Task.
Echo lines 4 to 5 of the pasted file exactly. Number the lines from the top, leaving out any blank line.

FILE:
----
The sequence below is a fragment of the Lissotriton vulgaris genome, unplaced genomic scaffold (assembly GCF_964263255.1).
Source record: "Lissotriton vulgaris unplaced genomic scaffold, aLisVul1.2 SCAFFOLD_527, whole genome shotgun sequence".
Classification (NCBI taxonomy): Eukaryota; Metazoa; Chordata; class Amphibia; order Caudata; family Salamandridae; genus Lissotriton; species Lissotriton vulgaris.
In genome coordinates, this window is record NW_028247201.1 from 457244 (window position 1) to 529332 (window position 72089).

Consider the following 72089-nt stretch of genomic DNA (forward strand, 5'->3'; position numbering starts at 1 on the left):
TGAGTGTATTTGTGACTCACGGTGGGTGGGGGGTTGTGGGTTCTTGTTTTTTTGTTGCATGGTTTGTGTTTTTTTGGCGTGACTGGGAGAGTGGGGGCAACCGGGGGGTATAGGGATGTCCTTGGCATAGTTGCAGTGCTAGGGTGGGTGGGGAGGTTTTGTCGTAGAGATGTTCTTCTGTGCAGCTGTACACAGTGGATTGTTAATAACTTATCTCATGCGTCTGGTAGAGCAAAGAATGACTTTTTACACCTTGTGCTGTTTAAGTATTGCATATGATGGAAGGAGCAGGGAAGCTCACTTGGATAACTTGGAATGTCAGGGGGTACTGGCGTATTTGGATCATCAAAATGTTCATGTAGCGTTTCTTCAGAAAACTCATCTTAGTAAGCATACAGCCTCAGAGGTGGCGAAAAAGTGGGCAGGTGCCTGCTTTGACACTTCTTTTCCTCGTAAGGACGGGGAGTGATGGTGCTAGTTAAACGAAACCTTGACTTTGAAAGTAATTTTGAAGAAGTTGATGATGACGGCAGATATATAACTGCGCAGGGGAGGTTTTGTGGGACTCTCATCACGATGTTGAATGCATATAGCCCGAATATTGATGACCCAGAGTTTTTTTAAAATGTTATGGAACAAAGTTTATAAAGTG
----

In genome coordinates, this window is record NW_028247201.1 from 457244 (window position 1) to 529332 (window position 72089).

Consider the following 72089-nt stretch of genomic DNA (forward strand, 5'->3'; position numbering starts at 1 on the left):